She left the web, she left the loom,
She made three paces through the room,
She saw the water-lily bloom,
She saw the helmet and the plume,
She look'd down to Camelot.
Out flew the web and floated wide;
The mirror crack'd from side to side;
"The curse is come upon me," cried
The Lady of Shalott. - Tennyson
Disclaimer - These characters all belong to the estate of J.R.R. Tolkien. This story was written for pleasure and not for financial gain.
With grateful thanks to Virtuella and Raksha
"I had to return," Arwen said in a bleak remote tone. "I believe Farawyn is dying."
"No!" Aragorn cried. Only then did he notice that the limp bundle that the nursemaid carried was his daughter. He snatched the child from the woman's arms and gently shook her, urgently calling her name. Farawyn did not stir.
"What happened?" Aragorn demanded, his healer's instinct taking over as he began to examine the child. "She cannot be dying! Healthy children do not die for no reason!"
"Some curse has come upon us!" the nursemaid muttered darkly.
"When did she fall ill?" Aragorn asked in a tone that demanded an answer. "And what of Eldarion?"
"The day before yesterday when those other spawn of Morgoth arrived," Arwen answered. "Eldarion is well. I left him with Éowyn and his nurse."
"Why did you not bring her home at once?" the King demanded.
"I simply thought at first that she had eaten something that disagreed with her," said Arwen. "I was concerned, though, that she would not even take my milk, but hoped that after sleeping her stomach would have settled. I thought she was sleeping peacefully, but when I tried to rouse her this morning I could not. My poor baby!" Arwen burst into tears.
Aragorn went to the door and demanded some hot water from a servant. He also sent for Faramir, hoping his friend's calm manner and wisdom might prove helpful. He attempted vainly to comfort Arwen, all the while also trying to discover what ailed his daughter. Her pulse was steady, but weak, and she was deathly pale. She showed no signs of fever, though, or of any known disease.
"What did she do the day she was taken ill?" Aragorn asked.
"Éowyn desired to plant onions and rhubarb. The children all wanted to help," said Arwen, trying to collect herself. "After a short time, though, she felt unwell as her time is very near and I went inside to help her to bed. Elbeth came too. The little ones stayed outside with their nurses."
"Who else was there?" Aragorn enquired. His heart sank that there appeared to be no reliable witnesses. A pity Elbeth had not stayed outside, as Faramir's niece was a clever observant girl who desired to become a healer.
"Quite a lot of people," said the nursemaid. "After Lady Éowyn went inside some of the villagers came to help Lady Éowyn's workers. Their children came too to earn coins for running errands."
"Were there any strangers amongst them?"
"I don't know," said the nursemaid. "I swear I didn't let Lady Farawyn out of my sight, I didn't! The Queen lets her play with other children!"
"What is wrong with our baby?" Arwen sobbed.
"I cannot be sure, yet," said Aragorn. "Maybe something has poisoned her? I am certain that athelas should help restore her to health."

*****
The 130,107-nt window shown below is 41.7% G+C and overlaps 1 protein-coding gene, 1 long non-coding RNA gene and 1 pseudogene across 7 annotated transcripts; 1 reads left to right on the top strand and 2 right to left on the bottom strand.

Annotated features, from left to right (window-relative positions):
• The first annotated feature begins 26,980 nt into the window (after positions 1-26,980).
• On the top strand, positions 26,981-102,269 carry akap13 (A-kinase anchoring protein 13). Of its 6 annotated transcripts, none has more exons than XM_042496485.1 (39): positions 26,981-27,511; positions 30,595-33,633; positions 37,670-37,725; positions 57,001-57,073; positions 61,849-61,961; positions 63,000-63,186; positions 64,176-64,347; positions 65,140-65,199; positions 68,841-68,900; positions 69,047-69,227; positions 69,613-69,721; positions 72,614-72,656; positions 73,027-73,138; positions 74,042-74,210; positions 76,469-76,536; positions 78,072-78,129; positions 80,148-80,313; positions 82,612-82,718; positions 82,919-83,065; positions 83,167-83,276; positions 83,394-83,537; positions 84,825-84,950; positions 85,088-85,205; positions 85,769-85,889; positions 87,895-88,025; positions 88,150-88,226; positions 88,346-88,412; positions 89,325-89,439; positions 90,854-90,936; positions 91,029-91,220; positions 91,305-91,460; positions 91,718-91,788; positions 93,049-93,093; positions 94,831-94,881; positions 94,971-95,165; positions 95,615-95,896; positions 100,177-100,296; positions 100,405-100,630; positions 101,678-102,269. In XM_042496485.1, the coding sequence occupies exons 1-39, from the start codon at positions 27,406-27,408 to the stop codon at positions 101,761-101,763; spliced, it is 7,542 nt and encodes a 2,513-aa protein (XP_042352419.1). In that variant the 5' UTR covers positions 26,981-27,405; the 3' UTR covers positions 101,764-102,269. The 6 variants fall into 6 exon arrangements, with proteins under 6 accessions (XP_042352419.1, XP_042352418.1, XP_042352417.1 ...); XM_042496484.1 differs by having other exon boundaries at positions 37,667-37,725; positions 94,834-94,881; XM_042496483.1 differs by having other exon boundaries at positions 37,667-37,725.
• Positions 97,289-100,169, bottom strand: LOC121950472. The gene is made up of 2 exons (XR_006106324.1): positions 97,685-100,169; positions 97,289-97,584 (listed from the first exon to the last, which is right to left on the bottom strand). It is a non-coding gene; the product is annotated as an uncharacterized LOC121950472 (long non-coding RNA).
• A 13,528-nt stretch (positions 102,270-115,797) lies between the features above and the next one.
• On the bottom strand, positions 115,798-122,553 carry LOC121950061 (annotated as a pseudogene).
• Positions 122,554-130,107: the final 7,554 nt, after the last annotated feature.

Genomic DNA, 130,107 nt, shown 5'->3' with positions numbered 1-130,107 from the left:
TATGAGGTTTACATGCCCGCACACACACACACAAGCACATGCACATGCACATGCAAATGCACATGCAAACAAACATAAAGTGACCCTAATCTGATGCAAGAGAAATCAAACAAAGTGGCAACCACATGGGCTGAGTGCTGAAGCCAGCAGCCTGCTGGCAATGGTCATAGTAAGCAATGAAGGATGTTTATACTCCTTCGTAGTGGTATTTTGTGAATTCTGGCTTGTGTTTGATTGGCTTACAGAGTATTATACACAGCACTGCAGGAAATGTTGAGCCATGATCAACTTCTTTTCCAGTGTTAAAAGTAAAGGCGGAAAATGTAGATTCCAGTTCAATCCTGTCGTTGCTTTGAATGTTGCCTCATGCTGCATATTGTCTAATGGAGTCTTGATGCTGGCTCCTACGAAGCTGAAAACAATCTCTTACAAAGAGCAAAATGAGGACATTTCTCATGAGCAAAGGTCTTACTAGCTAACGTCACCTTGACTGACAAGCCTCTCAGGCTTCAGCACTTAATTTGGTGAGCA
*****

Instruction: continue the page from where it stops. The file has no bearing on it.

"It is the dragons!" Arwen cried. "Their evil breath is killing my baby!" Her legs suddenly failed her and she sank down upon the nearest chair.
"If the dragons were to blame, we would all be seriously ill," Aragorn said. "The only new cases in the Houses of Healing since the dragon arrived are the usual accidents and fevers. Master Tarostar's report today mentioned two children with broken bones, and another with lung fever, a woman with a difficult labour, and a man who injured himself falling from his horse when drunk!"
Just then the servant entered with a large jug of steaming water, closely followed by Faramir. The Steward paled when he saw Farawyn, for the child was almost as dear to him as his own, but he quickly digested Aragorn's brief explanation.
"Shall I see if I can find the darwisa?" Faramir suggested, mentioning the healer from Harad who had saved Aragorn's life a few years before. "She knows a great deal about rare poisons."
"Thank you, ion nîn, Hurry, I fear time is of the essence," said Aragorn. He crumbled athelas leaves in a bowl of water and started to bathe Farawyn with the mixture, all the while calling her name. The little girl did not move or stir.
Faramir hurried first to the residence of the Harad Ambassador and his wife, who were good friends of his and the King and Queen. The tidings of Farawyn's illness distressed them both greatly.
"The poor esteemed Lady Arwen!" cried the Ambassador.
"Is there any way in which we might be able honoured to help our honoured friend?" asked Adiva, his wife.
"I wondered if you could help me find the darwisa again?" said Faramir. "Her skills saved my lord's life, so I thought she might be able to help Farawyn."
"Alas!" cried Adiva, wringing her hands. "She has vanished. Last month I desired to consult her concerning my health, but my servants could find no trace of her. Rumour has it that she has returned to Harad."
"Is there another here such as she?" Faramir asked urgently.
Adiva sadly shook her head. "Our people who dwell in your great land now prefer the ways of your healers, not least because it costs them less coin. In the end, it was esteemed Lady Arwen who helped with my problem. Alas, that I cannot help, anything I gladly would do for my friend, but this I am not able! Good folk like they should forever dwell in the shade of an oasis."
"I know that you would, my friend," said Faramir. "I must return now to the King and Queen."
"Let me know of any way in which we might help esteemed Lady Arwen," said Tapir.
"Tell me when I might visit her," Adiva added. "I have missed her and your honoured lady. I hope your lady's fair blossom flourishes within her?"
"I will and my lady is well," said Faramir as he took his leave. The desolation on the faces of the Ambassador and his wife mirrored his own. Lady Adiva was a close friend of the Queen's and her youngest daughter a playmate of Farawyn's.
The rain continued to fall and a chill wind blew around Faramir's face as he returned to the Citadel. Heavy hearted, Faramir prepared to give Aragorn the bad news. As he strode through the King's gardens, Súlion appeared and flew alongside him.